Gyres, which are large systems of swirling currents, can collect plastic in our oceans. There are five gyres across the globe, and while they circulate water around the world’s oceans, they also pull in pollution from coastal areas. The most famous example of this is the Great Pacific Garbage Patch, which is found in the North Pacific Gyre. The patch is a giant collection of primarily plastic debris that the gyre has concentrated into a patch in the North Pacific Ocean. Scientists first discovered garbage in this region of the ocean on an expedition in 1972; the researchers were startled to see roughly 53 pieces of human-made garbage, more than half of which they estimated to be plastic, according to a Science News report. There are now thought to be about 1.8 trillion pieces of trash, mostly plastic, in the patch. 

Impacts of plastic pollution on marine life

Plastic pollution poses a lot of risks for marine life—and the dangers of ingestion, physical entrapment, and chemical pollution are especially worrisome for the endangered species that call our oceans home. Plus, as plastic breaks down into smaller and smaller pieces, our understanding of risk can change. 

Fishing activities are responsible for about 80% of the plastic in the Great Pacific Garbage Patch

Scientists have confirmed that species around the world—including birds, fish, marine mammals like whales and dolphins, sea turtles, plankton, and shellfish—have all ingested plastic. Marine animals also ingest tiny, nearly impossible-to-detect microplastics. Baleen whales and fishes, along with passive feeding animals like clams and krill, filter their food from water or soil/sand might accidentally ingest microplastics as they eat.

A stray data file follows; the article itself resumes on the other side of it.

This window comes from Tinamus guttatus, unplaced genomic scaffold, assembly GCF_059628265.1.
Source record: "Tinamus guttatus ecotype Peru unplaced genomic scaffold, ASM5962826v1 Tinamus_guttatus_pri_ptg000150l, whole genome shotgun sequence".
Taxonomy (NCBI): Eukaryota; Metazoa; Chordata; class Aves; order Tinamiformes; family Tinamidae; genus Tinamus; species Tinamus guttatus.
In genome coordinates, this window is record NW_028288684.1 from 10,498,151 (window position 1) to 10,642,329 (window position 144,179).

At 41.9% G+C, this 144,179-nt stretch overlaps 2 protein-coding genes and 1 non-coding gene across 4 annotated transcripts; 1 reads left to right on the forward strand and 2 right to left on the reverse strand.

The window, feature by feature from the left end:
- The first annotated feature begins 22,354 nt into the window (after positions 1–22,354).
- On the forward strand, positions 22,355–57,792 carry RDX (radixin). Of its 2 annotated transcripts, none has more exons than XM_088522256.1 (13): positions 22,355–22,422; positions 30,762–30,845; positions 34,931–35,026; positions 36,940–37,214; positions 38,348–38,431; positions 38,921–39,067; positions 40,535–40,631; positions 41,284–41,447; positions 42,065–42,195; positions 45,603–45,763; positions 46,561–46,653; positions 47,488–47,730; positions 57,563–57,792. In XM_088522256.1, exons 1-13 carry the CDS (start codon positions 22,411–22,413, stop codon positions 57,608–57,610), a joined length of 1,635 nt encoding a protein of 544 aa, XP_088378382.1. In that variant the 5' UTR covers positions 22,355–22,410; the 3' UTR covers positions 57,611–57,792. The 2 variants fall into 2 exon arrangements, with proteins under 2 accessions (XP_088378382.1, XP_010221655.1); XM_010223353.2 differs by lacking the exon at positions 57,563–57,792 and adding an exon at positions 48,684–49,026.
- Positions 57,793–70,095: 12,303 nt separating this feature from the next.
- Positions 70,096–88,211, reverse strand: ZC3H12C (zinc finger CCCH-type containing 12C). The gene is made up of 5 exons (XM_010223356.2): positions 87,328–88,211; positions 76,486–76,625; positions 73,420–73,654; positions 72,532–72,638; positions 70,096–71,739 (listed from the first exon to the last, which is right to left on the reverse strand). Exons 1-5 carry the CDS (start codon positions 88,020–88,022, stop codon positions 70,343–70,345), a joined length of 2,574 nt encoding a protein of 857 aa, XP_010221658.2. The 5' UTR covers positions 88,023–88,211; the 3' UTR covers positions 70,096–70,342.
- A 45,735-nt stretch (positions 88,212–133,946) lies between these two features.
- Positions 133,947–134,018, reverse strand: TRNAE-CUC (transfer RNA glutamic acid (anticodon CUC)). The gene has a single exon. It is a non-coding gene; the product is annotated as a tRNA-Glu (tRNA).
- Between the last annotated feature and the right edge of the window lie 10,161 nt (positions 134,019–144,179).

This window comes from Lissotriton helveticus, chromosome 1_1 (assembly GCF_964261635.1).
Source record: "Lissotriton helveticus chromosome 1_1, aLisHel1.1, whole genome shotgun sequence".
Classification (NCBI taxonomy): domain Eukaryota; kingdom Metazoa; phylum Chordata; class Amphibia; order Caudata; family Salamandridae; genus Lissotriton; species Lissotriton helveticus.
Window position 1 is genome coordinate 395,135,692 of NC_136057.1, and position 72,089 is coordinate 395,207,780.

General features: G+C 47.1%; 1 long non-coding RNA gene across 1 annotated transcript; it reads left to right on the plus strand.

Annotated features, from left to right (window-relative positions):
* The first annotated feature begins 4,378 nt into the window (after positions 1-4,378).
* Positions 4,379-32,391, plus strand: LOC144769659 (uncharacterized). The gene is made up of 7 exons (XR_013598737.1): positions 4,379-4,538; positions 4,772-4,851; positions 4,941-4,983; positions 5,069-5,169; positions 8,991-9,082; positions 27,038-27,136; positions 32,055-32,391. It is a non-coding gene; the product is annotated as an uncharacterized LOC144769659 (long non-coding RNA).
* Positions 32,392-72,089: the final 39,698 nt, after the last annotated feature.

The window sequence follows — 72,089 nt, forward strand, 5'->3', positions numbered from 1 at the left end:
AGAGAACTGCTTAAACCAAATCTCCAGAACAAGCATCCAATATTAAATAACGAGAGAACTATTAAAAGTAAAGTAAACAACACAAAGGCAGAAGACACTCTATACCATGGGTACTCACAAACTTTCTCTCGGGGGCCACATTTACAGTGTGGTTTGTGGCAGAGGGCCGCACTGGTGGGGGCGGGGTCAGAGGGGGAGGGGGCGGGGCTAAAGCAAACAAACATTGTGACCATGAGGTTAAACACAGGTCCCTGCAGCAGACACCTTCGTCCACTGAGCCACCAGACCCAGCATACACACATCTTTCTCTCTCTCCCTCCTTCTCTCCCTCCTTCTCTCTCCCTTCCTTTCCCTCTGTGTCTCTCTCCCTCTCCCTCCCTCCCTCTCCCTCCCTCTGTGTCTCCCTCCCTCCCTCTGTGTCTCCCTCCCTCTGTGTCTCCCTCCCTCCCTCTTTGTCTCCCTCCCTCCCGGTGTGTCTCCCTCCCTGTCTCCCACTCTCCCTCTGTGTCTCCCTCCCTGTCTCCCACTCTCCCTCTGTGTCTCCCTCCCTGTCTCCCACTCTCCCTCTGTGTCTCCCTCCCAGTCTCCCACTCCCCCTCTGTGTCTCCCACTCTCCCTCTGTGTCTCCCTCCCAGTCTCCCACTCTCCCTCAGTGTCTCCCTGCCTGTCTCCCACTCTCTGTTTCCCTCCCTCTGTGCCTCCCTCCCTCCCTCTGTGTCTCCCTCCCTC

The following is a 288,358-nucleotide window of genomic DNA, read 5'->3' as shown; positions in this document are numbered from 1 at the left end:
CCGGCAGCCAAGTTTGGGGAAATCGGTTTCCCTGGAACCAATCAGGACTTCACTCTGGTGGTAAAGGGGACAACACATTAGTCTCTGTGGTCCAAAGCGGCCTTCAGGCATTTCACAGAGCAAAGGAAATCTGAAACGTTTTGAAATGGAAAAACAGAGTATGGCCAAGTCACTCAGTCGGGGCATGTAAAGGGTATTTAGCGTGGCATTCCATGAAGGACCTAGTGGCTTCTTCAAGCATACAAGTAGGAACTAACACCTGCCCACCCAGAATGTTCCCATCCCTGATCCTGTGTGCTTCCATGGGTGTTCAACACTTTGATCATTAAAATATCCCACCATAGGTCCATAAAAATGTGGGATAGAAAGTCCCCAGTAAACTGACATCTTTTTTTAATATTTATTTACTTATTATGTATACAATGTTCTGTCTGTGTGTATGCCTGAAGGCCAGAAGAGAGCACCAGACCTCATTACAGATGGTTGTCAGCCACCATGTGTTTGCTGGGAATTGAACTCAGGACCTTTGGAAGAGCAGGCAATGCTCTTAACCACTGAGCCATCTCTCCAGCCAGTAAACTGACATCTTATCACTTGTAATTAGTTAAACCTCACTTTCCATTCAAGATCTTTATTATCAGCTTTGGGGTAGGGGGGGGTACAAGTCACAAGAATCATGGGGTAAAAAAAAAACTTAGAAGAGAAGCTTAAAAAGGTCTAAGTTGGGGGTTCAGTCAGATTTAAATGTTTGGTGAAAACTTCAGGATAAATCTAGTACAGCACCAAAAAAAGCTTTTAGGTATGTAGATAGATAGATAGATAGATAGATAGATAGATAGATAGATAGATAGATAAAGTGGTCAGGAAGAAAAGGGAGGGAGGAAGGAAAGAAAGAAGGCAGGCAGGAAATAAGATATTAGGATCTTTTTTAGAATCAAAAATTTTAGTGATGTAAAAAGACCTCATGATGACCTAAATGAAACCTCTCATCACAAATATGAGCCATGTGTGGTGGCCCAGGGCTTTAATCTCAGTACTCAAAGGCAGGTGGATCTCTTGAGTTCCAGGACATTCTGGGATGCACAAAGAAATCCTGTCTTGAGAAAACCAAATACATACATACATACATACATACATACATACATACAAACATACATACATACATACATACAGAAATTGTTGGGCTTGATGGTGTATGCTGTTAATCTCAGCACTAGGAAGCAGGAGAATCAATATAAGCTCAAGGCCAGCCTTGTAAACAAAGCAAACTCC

Effects on marine biodiversity

Thousands of marine animals are killed every year after ingesting plastic or getting caught in plastic debris, according to the Center for Biological Diversity. An estimated 700 different species, including endangered wildlife like Hawaiian Monk Seals and Pacific loggerhead sea turtles, are harmed by plastic pollution. 

Disruption of marine ecosystems

As individual marine organisms ingest plastics, pollution can move through the food chain and impact entire ecosystems. For example, if a very small organism ingests microplastics—or the toxic chemicals leached from those plastics into the water—and it becomes another larger organism’s breakfast, the contamination can move up the food chain. In fact, microplastics have even been detected in seafood ingested by humans.13 Microplastics can also embed themselves in the seafloor, where they accumulate and linger.14 

Water pollution and chemical contamination

Marine animals can and do ingest pieces of plastic, big and small, but they also inadvertently absorb toxic chemicals in the water that leach out of plastic waste. Scientists have found that these chemicals have even been known to mimic the odor of different food, luring wildlife to get even closer.15 Plastics can be imbued with UV protectants, colors, flame retardants, and other chemical additives—all of which can leach into the water over time. Not only do plastics often contain harmful chemicals on their own, when exposed to seawater over long periods of time, contamination can accumulate.16